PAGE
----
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Atlantic City mayor says home search tied to ‘family matter’

Atlantic City Mayor Marty Small Sr. (left) with his attorney, Ed Jacobs, addressing reporters during a press conference on April 1, 2024.
P. Kenneth Burns
Atlantic City Mayor Marty Small Sr. (left) with his attorney, Ed Jacobs, addressing reporters during a press conference on April 1, 2024.

Atlantic City Mayor Marty Small Sr. and his attorney, Ed Jacobs, addressed the media on Monday about search warrants served on the mayor and his wife, Atlantic City Schools Superintendent Dr. La’Quetta Small, late last week.

Jacobs said they were aware the Atlantic County Prosecutor’s Office had been investigating for at least three months, and it stemmed from “a personal and emotional family matter within the Small household.”“It is very, very, very unusual to see search warrants issued in family matters. But it was done here,” said Jacobs. “Mayor Small and his wife La’Quetta indeed have high public profiles, deservedly so, but they have the same private lives and challenges as every other ordinary parent.”

During the conference, Small addressed rumors concerning his daughter being pregnant, and allegations that he “beat the sh** out of her so bad” that she lost the pregnancy.“My daughter is not pregnant. My daughter has never been pregnant,” the mayor said. “We happen to have information on individuals who spread those horrific rumors on my child. And you'll be getting a visit from Mr. Jacobs soon and very soon. No need to delete it. We got the screenshot and we know who you are.”

Small was combative and frustrated at times when asked for details. He asked reporters, “Would you be able to deal with this if someone was spreading rumors on your child and or your family member? I think not.”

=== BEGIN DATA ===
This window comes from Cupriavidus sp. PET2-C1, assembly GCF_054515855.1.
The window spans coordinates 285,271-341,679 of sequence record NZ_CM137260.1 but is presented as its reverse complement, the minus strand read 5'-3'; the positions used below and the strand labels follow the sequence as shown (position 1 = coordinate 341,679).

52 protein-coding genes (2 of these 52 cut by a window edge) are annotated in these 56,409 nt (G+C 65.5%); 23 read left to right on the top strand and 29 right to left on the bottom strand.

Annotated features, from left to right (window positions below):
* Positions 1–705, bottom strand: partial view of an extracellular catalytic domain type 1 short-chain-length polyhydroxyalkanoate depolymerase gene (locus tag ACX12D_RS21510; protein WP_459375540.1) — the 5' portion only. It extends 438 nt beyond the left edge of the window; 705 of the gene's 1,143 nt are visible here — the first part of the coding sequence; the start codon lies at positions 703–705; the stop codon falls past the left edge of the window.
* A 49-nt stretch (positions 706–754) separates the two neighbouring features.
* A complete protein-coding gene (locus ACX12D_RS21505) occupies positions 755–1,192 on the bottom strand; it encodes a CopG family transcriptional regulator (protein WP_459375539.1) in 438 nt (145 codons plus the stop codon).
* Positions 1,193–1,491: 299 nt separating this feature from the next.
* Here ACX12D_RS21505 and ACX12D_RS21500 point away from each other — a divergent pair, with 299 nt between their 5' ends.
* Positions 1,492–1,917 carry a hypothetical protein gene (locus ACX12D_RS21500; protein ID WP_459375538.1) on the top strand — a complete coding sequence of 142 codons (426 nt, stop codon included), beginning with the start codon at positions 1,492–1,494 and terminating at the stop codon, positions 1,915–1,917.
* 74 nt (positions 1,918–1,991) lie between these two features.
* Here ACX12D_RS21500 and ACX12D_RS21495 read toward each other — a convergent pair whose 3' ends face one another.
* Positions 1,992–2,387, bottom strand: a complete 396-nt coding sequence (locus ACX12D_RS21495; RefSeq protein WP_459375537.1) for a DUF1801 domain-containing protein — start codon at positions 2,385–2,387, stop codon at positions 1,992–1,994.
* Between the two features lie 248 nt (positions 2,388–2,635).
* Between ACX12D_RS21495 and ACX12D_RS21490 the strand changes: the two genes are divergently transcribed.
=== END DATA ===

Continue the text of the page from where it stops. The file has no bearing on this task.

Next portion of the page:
Jacobs said they were not ruling out whether the investigation was politically or racially motivated. In his remarks, Small mentioned subpoenas were served on his office earlier this year after he heralded the hiring of two people to run the city’s reentry services program.

“What I said then [is] that it is political and it's racial,” he said. “Because people don't like the fact that this mayor has given minorities opportunities that they've never had in City Hall ever before. And I'm unapologetically going to continue to do that.”

5 search warrants were served

Jacobs said warrants were executed upon Small, his wife, their vehicles and the home they share with their children and his mother-in-law.“This was done in a very aggressive and a very public manner,” Jacobs said, who added that search warrants are easy for law enforcement to obtain. “When search warrants are executed upon prominent public figures, as was done here, that understandably creates speculation in the community.”

No crimes have been alleged involving Small’s duties as mayor, and he doesn’t expect any charges to be filed, Jacobs said.

According to the mayor, investigators visited his home Thursday morning as he was helping his mother-in-law get in his truck for a medical appointment.

“They said, ‘Mr. mayor, we want to give you a search warrant.’ And based on my previous experience with law enforcement, telling lies, and conjuring up stories, my attorney told me to never talk to law enforcement,” Small said. “So, I eloquently said, ‘I ain't taking bleep. You know who my attorney is, you go give it to him.’”

Small said officers did not honor his request to let his mother-in-law get to her appointment and accused one of them of sarcastically saying, “Well, we can get you an ambulance.”

“As I turn around every area of my house [there were] 20 … 20 law enforcement officials with guns, rifles, battering rams and more are sent to our proximity,” the mayor said. “I say to the guy who was talking to me … ‘Did someone say that I'm armed and dangerous, or something that if you approach me, it's going to be this?’”

A statement posted to the Atlantic County Prosecutor’s Office’s website said those involved in the search “conducted themselves in the highest professional manner.”

“Both Mayor Small and Dr. Small were treated with dignity and respect during the entire process,” the statement read. “As an example, detectives took great effort to ensure that any juveniles living at the residence were clear of the residence and not present during the execution of the search warrant.”

More than a decade ago, Small and others were charged with tampering with ballots during the Democratic primary for Atlantic City mayor. They were later acquitted.